Lauderdale County Supervisors on Thursday learned county roads have improved over the past three years as part of an updated road-mapping study conducted by Southaven-based civil engineering firm Civil Link, LLC.

Civil Link engineer Steve Bigelow told supervisors an updated 2021 study showed a seven percent improvement in overall road conditions from the initial study his company did in 2018.

“The summary here this morning is that you do have a stable network,” he said. “Gains have been made.”

As part of the study, Bigelow said, Civil Link goes through and rates roads on a 1-10 scale. Roads rated ten are in perfect condition, and roads rated one are in critical shape. Since the 2018 study, he said, Lauderdale County roads have improved from an average score of 5.6 to six.

Lauderdale County has about 1.5 miles of road rated as one, eight miles of roads rated two, 23 miles of roads rated three and 46 miles of roads rated four, Bigelow said. For these roads, which are in the worst shape, the county can do a major overlay, pothole patching, full-depth reclamation and road reconstruction, he said.

In the middle of the scale, Bigelow said, Lauderdale County has about 253 miles of roads rated five and 128 miles of roads rated six. These are the roads where minor repair and maintenance projects can extend the life of the road and avoid the cost of a large resurfacing project, he said.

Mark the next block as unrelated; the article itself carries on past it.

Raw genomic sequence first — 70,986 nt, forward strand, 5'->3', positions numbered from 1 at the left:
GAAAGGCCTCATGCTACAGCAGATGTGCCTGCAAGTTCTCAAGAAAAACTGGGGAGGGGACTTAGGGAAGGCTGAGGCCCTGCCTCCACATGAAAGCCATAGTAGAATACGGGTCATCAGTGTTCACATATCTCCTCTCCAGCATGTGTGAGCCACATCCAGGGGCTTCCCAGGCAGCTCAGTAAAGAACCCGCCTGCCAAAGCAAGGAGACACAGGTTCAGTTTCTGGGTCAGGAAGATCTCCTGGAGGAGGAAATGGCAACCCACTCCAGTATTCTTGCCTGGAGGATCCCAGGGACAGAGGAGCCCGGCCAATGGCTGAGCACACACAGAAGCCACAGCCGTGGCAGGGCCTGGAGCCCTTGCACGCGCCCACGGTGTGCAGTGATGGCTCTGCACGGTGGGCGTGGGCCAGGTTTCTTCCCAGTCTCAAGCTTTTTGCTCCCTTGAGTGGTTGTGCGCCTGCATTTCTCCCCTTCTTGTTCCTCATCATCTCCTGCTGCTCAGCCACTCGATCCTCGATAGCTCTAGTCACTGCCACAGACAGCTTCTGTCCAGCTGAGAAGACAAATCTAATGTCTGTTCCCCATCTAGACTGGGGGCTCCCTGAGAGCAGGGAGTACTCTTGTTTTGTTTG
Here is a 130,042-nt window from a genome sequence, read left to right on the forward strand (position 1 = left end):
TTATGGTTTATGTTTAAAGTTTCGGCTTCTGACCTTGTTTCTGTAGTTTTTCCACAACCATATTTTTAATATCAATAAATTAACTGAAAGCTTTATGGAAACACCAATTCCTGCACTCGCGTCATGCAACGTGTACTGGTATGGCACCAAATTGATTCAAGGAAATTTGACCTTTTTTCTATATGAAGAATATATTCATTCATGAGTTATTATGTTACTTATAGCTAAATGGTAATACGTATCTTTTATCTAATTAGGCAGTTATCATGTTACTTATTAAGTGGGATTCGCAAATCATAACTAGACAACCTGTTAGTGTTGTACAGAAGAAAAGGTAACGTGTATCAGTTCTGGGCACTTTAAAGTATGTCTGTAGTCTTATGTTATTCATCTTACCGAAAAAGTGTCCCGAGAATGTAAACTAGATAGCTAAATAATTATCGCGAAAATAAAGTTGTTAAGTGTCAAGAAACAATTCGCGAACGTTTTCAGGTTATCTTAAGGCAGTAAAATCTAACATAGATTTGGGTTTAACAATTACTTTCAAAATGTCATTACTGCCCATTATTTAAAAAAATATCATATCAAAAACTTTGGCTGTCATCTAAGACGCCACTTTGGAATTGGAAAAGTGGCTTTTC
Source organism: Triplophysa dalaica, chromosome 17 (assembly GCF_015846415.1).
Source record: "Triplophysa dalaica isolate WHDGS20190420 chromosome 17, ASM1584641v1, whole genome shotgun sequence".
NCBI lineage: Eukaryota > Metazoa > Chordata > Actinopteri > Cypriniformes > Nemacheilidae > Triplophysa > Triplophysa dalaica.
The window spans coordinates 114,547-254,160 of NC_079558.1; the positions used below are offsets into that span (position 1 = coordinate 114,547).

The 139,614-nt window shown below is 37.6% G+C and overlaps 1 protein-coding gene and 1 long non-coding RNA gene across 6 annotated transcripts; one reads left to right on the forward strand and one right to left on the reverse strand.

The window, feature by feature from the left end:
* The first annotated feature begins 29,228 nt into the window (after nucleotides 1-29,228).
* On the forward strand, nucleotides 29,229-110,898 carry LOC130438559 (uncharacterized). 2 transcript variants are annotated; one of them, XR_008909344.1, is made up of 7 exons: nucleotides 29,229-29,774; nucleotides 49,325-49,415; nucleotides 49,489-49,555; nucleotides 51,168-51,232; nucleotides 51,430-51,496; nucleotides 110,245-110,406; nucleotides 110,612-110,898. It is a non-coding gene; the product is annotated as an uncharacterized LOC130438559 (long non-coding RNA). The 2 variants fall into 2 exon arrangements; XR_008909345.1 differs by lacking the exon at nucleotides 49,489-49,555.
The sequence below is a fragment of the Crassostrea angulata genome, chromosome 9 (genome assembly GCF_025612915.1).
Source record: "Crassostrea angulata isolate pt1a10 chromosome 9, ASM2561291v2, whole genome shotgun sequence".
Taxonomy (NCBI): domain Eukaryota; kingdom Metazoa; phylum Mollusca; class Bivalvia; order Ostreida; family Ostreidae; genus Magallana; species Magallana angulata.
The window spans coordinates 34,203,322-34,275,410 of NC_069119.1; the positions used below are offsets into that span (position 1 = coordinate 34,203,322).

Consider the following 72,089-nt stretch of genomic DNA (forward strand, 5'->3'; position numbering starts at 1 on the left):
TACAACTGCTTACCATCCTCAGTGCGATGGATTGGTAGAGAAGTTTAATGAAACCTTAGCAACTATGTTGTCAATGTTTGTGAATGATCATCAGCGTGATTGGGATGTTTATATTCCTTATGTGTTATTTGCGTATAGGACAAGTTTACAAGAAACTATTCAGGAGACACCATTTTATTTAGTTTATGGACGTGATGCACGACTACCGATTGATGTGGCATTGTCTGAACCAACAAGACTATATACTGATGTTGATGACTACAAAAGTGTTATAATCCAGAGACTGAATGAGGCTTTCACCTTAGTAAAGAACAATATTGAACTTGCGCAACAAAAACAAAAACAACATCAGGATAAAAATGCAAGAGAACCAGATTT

“I was in road maintenance for 20 years, and there’s nothing like a resurfaced road,” he said. “But from a cost effective standpoint, there’s other treatments you can do, and it’s cheaper and you can get more roads done annually.”

Lauderdale County also has about 107 miles of roads rated seven, 111 miles of roads rated eight and 52 miles of roads rated nine.

“These are your very, very good roads,” Bigelow said.

Overall, Bigleow said the county has shown improvement, and credit should be given to the efforts of the county road department for its efforts.

The Civil Link report also shows the cost of maintaining county roads, including how much the county would have to spend each year to pay for the projects. Bigelow said a 7-year budget would have the county spending approximately $9.1 million to repair about 102 miles of road each year. A 10-year budget would have the county spend about $5.6 million each year to repair about 66 miles.

Budgeting more than $9 million a year for seven years is a pretty tall order, Bigelow said, and it may be more realistic for the county to shoot for a 10-year budget instead. The budgets, projects and timelines included in the report are an assured way of resolving road issues, he said, but the county is not obligated to follow the step-by-step plan.

Along with the report, which was delivered to the board of supervisors Thursday, Lauderdale County Road Manager Rush Mayatt will have access to a computerized model of the data to help plan projects. Bigelow said Mayatt would be able to use the software to identify which road projects would be most beneficial to the county based on the roads’ conditions.

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